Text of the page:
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citigroup will require all u.s. employees be vaccinated against covid-19 citing president biden's directive. the wall street giant has asked employees to submit proof of vaccination. a memo says january 14 is the final cut off. global news 24 hours a day on air and on bloomberg quicktake. powered by more than 2700 journalists and analysts in over 120 countries. this is bloomberg. ♪ shery: still ahead, we discussed australia's commitment to reach net zero emissions. up next, we get the market outlook from a portfolio manager and her reaction on u.s. gdp as
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well. this is bloomberg. ♪
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>> q4 should be much better now. we should see an increase of semi conductor supply quarter after quarter. >> we have seen recovery on the impact of q3 from the supply base that caused deeper impact. i am optimistic that we are through the worst of it. >> we are already seeing issues with finding product on the shelves. >> we have a fully aligned supply chain when it comes to 2022 and 2023. shery: ceos talking about supply
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chains. that weighed on the u.s. economy in the third quarter. our next guest is cautious about the pandemic outlook and the earnings power of some businesses. if anything, we saw profit margins continue to widen even with cost pressures. how cautious are you about the economic outlook given that we have infection variants? >> i think it's still an uncertain economy out there. covid variants could continue. we passed may be the worst of delta, but vaccines in emerging markets are still very low and that's where a lot of new variants could occur and come back here. it's hard to discount that that's going to go away. a lot of businesses start coming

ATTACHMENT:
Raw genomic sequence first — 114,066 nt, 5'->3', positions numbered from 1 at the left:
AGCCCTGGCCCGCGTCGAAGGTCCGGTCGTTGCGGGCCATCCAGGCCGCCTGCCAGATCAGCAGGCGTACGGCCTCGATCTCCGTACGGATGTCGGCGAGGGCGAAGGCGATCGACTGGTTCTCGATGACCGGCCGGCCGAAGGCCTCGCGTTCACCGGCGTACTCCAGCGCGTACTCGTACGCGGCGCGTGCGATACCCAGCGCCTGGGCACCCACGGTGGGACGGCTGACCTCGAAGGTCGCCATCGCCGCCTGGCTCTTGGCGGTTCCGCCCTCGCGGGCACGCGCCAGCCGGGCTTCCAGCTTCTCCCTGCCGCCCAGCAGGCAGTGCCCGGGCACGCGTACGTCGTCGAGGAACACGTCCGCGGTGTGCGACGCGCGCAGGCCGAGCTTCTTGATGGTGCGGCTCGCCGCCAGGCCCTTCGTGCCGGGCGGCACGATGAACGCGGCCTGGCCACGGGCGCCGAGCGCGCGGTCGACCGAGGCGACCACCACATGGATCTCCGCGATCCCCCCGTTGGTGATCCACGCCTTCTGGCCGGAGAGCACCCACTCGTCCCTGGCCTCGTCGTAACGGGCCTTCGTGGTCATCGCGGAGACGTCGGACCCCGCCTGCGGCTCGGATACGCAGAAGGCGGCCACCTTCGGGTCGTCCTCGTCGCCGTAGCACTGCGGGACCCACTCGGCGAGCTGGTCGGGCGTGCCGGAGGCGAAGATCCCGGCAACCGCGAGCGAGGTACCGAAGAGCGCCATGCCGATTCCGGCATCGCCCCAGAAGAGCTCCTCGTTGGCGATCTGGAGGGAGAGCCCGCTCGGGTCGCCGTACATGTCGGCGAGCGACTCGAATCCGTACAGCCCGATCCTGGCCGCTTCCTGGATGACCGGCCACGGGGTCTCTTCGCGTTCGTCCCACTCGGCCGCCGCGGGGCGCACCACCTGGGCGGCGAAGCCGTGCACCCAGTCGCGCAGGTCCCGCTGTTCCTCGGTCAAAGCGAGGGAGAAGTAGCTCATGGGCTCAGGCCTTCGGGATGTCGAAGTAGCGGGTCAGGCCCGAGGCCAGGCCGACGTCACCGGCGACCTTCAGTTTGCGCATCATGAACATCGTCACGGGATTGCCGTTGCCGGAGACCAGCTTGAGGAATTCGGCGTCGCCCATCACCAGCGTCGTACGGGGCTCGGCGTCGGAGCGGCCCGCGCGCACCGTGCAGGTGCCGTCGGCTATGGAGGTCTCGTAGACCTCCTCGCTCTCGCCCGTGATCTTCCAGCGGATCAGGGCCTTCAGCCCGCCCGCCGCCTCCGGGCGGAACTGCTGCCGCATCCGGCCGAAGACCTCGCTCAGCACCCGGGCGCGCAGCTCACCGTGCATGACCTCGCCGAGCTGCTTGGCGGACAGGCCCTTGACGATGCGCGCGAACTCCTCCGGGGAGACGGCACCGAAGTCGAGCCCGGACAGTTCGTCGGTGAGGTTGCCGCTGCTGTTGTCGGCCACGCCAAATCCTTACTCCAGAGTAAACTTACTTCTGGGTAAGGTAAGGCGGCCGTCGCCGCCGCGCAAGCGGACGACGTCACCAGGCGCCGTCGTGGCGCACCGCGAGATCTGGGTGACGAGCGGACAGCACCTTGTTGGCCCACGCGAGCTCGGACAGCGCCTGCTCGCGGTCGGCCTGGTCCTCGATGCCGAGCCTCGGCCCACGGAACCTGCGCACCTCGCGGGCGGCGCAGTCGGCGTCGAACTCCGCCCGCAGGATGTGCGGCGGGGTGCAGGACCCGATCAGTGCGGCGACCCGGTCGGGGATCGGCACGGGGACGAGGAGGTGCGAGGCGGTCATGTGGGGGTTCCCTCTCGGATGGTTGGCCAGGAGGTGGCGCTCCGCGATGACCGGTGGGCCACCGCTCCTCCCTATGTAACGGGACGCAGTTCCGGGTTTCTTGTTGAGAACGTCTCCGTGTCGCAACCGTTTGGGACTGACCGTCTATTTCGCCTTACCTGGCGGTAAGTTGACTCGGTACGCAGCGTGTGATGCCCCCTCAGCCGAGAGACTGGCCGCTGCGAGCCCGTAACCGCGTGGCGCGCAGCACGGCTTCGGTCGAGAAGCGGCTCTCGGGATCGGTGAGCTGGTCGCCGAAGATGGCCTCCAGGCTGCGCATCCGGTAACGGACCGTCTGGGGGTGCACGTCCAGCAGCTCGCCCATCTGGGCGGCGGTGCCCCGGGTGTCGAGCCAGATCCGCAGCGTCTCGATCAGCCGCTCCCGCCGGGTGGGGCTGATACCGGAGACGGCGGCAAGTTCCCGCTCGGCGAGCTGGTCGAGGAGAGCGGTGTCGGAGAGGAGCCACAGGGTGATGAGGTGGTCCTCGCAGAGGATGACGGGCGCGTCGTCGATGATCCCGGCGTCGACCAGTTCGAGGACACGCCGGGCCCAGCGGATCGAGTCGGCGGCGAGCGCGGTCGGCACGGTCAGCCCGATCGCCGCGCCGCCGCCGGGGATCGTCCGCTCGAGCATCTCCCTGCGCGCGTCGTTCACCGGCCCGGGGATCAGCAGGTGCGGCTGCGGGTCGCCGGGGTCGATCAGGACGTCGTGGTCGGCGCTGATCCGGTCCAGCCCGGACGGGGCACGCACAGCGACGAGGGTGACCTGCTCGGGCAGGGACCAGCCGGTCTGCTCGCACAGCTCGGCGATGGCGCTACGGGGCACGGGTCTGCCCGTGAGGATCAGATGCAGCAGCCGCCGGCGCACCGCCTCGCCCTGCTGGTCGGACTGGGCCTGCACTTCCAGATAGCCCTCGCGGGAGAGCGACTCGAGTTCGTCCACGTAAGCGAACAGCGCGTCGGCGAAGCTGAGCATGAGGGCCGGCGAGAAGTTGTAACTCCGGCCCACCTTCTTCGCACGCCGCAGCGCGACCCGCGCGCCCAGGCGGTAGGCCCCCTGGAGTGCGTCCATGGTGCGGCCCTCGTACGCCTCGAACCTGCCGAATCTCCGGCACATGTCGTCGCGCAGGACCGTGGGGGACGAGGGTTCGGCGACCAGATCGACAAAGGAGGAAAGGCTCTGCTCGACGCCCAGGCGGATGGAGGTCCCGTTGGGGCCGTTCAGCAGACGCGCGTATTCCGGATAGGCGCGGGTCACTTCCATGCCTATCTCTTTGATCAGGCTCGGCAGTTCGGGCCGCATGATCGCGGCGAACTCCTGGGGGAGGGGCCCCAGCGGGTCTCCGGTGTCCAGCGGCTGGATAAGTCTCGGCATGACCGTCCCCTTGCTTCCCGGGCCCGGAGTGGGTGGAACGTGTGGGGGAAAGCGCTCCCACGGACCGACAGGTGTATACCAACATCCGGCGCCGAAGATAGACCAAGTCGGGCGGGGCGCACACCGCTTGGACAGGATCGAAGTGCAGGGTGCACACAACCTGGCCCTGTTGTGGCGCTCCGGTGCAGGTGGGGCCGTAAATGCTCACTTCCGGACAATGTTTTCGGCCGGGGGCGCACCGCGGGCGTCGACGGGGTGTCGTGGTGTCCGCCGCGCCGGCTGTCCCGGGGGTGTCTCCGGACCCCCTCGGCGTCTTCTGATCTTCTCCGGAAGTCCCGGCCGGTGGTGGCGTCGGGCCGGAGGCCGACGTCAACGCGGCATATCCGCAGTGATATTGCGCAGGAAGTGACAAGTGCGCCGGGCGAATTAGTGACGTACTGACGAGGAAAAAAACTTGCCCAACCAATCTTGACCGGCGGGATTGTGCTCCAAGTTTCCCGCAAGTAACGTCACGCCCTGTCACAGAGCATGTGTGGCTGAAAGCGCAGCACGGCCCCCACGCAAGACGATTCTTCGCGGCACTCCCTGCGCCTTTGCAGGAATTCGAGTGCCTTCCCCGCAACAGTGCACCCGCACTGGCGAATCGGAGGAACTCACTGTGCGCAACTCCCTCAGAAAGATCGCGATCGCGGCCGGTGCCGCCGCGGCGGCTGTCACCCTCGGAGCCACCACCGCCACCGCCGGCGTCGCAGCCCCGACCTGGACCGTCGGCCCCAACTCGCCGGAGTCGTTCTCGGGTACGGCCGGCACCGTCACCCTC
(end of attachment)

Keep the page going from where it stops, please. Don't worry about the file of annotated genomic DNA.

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back to work in december and that's at the peak of flu season. i'm concerned there's going to be a lull from covid going forward. it comes to margins, businesses have been sharp and thinking about -- shery: this chart on the bloomberg also showing extreme valuations with amazon versus its peers. where do you go for some safety? these were the safe havens during the pandemic. now, the valuations at these levels, where you go? >> smaller cap for tech is still really interesting. we have a long way to go for
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digitization. when you think about insurance companies, they have only just started modernizing to cloud architecture. a quality business that we like is -- technologies. helping insurance companies modernize and compete against these newer insurance companies like lemonade. -- >> bringing to light the challenges in terms of encouraging companies to minimize their working capital, run as lean as possible. unfortunately, now that's rearing its ugly head were we are caught without any inventory and with delays to the supply chain, it's putting a lot of pressure on company earnings.
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manhattan associates is a great job of being able to give companies transparency and visibility into their supply chain and to manage it at every level. a level of complexity we are seeing in supply chains is only expanding because if you were dependent on china for your business and you realize i'm a party to this huge energy crisis in china, that just adds or complexity. we like their value proposition to its customers in giving a lot of clarity and being able to plan accordingly. haidi: you touched on the energy crisis. i want to get your thought on esg especially going into cop26 and how long the energy transition is going to take. the crisis we are seeing is a lack of preparedness to that transition. >> it's wonderful to have